But luckily, in piano music, it's mainly the LH where chords involving 10ths are required, and my LH hand span is unaffected......though my small hands mean that I can only play LH 10ths with preparation anyway. That's not an excuse for not playing Schumann, Brahms, Rachmaninov etc......so I play them. whistle


"I don't play accurately - anyone can play accurately - but I play with wonderful expression. As far as the piano is concerned, sentiment is my forte. I keep science for Life."
Re: Practice and resting
Ubu #3053191 12/05/20 09:00 AM
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My repertoire is mostly in the intermediate level. I don't think injury is a concern. I only learn new pieces on days my energy level is up. The days when I'm down I'd be playing familiar pieces half asleep. Like a waltz I learned a few years ago that I can almost play blindfolded.

If I really need a break, I'd be watching a piano techniques video online. I can learn a lot in a good half-hour presentation and doesn't require physical exertion.

Re: Practice and resting
Ubu #3053202 12/05/20 09:35 AM
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Usually I don't play for a few weeks during holidays

I like the feel when you come back fresh to the piano, you hear much more detail of your playing, more sensitive to dynamics and timing. I think it's really helpful to get that fresh hearing a few times per year.


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Re: Practice and resting
Ubu #3053208 12/05/20 10:10 AM
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The Christmas break is a time for fun. Last year when I was with a music group, We played some serious repertoire in a church including a few hymns and "Hallelujah Chorus" from the Handel Messiah.

This year my music lessons with a teacher will continue for 2 more weeks with Zoom before taking a break. And she recommended her students buy a Christmas songbook for easy piano. Many of the pieces like "Joy to the World", "Silent Night", etc. we'd hear every year so the learning curve is minimal. When I go to a party, I'd play an easy piano version of "We Wish You a Merry Christmas" for fun. The past few years I would play violin along with some friends who sang Christmas carols outside people's homes in a neighborhood. Coming from a non-musical family, I'm the only one who always bring holiday cheers playing seasonal tunes even when other people around took music lessons.

As an adult learner, I didn't have the chance of starting music early so I'm always conscious of missing too many practice days. I have enough songbooks from the easiest arrangements out of a Reader's Digest edition to more technical Classical pieces. It's OK to leave technical or advanced pieces for a few weeks after serious practices. For me I'd play pieces at a lower level on down days than doing no practice at all.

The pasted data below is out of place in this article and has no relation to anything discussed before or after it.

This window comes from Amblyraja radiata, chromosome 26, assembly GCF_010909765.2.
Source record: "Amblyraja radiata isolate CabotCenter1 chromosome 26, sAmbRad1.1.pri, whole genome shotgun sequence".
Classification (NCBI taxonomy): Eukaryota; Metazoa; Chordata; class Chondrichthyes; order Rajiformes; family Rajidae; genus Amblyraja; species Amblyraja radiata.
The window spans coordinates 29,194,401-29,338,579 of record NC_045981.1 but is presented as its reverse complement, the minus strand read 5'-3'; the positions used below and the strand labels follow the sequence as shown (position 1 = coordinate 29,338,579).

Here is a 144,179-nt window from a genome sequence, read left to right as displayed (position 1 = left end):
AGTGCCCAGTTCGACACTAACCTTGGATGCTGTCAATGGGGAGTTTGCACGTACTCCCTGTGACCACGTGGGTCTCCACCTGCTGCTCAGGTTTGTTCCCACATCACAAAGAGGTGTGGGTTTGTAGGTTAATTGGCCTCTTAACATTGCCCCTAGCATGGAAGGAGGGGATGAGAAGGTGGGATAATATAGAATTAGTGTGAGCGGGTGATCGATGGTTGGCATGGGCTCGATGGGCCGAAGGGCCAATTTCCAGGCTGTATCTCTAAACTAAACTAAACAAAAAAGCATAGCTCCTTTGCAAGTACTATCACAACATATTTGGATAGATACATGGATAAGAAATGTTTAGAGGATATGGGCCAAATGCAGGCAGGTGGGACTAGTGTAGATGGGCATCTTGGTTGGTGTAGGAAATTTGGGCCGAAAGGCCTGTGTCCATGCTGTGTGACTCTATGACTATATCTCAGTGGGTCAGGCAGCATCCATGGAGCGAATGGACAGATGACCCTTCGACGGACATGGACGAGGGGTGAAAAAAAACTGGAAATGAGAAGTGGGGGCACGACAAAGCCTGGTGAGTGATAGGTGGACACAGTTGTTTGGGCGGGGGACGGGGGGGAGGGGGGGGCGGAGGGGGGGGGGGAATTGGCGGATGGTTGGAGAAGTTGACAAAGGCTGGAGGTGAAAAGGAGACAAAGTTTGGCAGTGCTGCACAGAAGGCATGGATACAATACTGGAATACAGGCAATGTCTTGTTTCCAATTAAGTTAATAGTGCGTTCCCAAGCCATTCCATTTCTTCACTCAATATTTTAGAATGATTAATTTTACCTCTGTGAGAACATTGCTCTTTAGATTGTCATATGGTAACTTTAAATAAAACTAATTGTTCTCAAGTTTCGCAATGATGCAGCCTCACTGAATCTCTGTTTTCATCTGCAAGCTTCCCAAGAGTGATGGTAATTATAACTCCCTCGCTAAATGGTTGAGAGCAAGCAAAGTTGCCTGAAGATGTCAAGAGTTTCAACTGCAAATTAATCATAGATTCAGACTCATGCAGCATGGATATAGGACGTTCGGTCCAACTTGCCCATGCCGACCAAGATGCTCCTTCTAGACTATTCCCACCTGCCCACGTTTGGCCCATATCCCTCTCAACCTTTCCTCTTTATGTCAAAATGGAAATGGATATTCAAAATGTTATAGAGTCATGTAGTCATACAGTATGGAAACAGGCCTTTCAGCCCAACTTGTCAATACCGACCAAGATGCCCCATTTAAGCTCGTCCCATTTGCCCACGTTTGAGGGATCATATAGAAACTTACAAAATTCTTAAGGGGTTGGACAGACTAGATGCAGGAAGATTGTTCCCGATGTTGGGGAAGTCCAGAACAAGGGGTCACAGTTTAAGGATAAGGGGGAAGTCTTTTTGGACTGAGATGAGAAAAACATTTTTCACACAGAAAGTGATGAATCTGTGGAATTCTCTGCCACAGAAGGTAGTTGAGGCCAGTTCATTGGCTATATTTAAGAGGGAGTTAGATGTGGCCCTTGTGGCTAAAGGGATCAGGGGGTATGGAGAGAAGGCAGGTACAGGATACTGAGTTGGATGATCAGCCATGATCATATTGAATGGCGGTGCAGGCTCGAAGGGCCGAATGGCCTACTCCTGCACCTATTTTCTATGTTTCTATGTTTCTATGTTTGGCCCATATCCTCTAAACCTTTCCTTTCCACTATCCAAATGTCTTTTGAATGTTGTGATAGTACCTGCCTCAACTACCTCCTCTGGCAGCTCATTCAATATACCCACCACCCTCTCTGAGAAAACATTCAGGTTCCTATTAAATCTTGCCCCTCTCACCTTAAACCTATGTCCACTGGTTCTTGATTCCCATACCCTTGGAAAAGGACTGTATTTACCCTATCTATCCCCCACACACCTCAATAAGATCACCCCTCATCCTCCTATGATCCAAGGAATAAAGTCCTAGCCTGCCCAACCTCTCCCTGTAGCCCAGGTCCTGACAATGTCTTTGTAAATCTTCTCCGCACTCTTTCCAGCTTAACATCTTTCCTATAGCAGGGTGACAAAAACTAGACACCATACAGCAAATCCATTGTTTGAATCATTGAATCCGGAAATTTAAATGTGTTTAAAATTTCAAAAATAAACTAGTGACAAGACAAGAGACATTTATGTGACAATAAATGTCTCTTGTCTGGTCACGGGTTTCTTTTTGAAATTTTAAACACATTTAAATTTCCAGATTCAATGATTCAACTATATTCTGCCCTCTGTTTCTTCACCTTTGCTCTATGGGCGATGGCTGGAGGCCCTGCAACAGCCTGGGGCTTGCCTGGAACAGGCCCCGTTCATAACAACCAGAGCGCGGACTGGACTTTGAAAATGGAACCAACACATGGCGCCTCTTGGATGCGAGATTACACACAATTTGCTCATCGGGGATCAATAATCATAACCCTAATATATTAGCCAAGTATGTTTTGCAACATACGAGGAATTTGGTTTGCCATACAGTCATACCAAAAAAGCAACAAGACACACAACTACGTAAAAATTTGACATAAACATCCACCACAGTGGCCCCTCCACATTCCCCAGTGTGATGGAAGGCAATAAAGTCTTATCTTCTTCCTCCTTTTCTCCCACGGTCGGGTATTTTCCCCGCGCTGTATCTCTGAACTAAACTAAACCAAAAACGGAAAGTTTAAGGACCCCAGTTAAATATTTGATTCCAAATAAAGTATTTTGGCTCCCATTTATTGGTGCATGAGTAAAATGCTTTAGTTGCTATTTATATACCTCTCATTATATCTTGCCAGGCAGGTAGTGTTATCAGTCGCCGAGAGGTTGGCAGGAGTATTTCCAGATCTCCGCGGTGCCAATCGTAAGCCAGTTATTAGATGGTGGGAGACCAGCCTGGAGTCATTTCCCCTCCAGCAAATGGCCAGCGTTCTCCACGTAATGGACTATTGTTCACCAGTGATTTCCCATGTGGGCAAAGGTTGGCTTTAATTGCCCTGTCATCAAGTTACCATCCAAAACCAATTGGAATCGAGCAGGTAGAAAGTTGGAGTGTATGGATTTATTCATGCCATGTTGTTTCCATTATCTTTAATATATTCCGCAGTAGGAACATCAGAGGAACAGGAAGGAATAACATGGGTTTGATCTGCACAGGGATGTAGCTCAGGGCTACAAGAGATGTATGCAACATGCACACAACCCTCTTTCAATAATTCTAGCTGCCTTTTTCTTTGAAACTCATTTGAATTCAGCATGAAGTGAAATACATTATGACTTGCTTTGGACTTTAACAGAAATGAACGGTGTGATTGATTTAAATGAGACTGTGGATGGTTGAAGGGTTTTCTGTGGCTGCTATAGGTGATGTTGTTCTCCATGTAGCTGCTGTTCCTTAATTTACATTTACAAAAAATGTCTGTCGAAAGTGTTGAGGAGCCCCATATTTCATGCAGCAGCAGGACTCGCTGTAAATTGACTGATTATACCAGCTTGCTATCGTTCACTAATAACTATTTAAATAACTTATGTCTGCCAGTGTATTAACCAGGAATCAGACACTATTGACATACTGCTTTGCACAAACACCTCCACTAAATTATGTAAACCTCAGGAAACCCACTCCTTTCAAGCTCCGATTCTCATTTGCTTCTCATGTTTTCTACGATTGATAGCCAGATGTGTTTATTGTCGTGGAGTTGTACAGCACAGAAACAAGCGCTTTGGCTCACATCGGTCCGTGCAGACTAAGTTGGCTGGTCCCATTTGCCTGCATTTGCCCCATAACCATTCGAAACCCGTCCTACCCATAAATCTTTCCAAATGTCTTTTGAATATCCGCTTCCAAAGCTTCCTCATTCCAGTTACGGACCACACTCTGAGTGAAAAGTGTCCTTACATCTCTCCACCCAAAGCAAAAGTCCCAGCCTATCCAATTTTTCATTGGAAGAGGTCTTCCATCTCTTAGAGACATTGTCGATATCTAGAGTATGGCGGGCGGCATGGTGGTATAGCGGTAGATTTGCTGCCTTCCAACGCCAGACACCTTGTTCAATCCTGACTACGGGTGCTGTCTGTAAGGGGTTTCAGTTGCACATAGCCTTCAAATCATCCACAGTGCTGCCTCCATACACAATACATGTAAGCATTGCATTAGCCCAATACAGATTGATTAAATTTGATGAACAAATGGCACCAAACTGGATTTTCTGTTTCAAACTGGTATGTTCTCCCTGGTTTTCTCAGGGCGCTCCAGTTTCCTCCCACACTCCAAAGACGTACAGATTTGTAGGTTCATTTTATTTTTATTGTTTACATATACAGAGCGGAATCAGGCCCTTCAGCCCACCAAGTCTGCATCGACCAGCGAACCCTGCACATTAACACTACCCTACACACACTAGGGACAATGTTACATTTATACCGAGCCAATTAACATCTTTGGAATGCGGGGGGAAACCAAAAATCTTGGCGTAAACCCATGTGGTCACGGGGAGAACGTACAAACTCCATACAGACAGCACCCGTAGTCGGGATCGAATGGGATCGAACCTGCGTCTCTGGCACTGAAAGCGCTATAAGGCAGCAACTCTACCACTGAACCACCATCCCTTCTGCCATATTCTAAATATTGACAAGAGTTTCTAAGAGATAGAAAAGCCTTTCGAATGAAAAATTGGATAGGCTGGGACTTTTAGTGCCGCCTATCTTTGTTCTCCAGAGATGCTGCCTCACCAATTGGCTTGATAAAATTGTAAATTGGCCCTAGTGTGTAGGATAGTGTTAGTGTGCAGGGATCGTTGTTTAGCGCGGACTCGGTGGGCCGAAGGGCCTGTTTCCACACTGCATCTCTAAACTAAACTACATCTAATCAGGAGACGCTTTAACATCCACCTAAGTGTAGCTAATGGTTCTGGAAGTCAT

Re: Practice and resting
Ubu #3053213 12/05/20 10:17 AM
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I did a piano practice rest for more than 20 years, I am really happy for my piano skills now.

Re: Practice and resting
Ubu #3053215 12/05/20 10:22 AM
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I find resting in between practice sessions very important. Ive found that If I only practice in 30 minute chunks with moderate resting in between, I can go all day! and sometimes in between those 30 minute sessions I study score or compose. Now mind you, that means that practicing will take a much bigger chunk of your day.

I was a runner for a big part of my life before my two knee surgeries (long story), and I find parallels between running and music all the time. In this case, do at least one long day... and one rest day per week.

Another running analogy is that the hardest part is putting on your shoes and getting out the door laugh laugh laugh

Re: Practice and resting
Ubu #3053276 12/05/20 02:05 PM
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I have never had scheduled rest days, however sometimes I am forced to rest due to very busy days (I never notice it helping afterward). My teacher (a veeery good teacher) has never mentioned resting either. I do rest from individual pieces though. Especially now that I have 6 pieces on the go preparing for my ARCT (I don't usually do this, only nearing the exam date).

Of course, this is a well-known practice, in music and athletics. I rotate my pieces around, and after taking a couple of days off on a piece after vigorous practice, I come back to it and it feels much more comfortable (in most cases).

I have never had an injury from piano, and usually am fine to practice every day without getting too tired (However I'm much younger than 35 smile. Then again, I probably don't practice as much as you fellows do (usually 2-4 hrs a day, because of schoolwork and such).